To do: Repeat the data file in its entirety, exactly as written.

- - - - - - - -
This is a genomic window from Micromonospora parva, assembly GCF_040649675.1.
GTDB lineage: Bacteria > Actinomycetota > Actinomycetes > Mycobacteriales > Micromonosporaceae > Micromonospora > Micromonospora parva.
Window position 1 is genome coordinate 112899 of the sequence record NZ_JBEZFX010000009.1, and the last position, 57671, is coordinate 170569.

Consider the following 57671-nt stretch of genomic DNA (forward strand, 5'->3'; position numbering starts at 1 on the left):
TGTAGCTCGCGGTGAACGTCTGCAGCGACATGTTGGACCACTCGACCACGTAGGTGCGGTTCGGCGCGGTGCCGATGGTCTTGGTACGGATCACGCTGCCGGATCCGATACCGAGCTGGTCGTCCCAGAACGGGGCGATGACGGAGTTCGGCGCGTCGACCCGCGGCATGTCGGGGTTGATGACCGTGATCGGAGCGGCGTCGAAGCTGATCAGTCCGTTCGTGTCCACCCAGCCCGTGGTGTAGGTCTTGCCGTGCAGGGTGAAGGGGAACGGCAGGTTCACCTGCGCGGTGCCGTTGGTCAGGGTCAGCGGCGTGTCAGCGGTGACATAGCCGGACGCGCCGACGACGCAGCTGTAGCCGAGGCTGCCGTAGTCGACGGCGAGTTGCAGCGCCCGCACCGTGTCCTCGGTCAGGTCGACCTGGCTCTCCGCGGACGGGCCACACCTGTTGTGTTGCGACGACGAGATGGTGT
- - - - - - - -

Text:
This is a genomic window from Micromonospora parva, assembly GCF_040649675.1.
GTDB lineage: Bacteria > Actinomycetota > Actinomycetes > Mycobacteriales > Micromonosporaceae > Micromonospora > Micromonospora parva.
Window position 1 is genome coordinate 112899 of the sequence record NZ_JBEZFX010000009.1, and the last position, 57671, is coordinate 170569.

Consider the following 57671-nt stretch of genomic DNA (forward strand, 5'->3'; position numbering starts at 1 on the left):
TGTAGCTCGCGGTGAACGTCTGCAGCGACATGTTGGACCACTCGACCACGTAGGTGCGGTTCGGCGCGGTGCCGATGGTCTTGGTACGGATCACGCTGCCGGATCCGATACCGAGCTGGTCGTCCCAGAACGGGGCGATGACGGAGTTCGGCGCGTCGACCCGCGGCATGTCGGGGTTGATGACCGTGATCGGAGCGGCGTCGAAGCTGATCAGTCCGTTCGTGTCCACCCAGCCCGTGGTGTAGGTCTTGCCGTGCAGGGTGAAGGGGAACGGCAGGTTCACCTGCGCGGTGCCGTTGGTCAGGGTCAGCGGCGTGTCAGCGGTGACATAGCCGGACGCGCCGACGACGCAGCTGTAGCCGAGGCTGCCGTAGTCGACGGCGAGTTGCAGCGCCCGCACCGTGTCCTCGGTCAGGTCGACCTGGCTCTCCGCGGACGGGCCACACCTGTTGTGTTGCGACGACGAGATGGTGT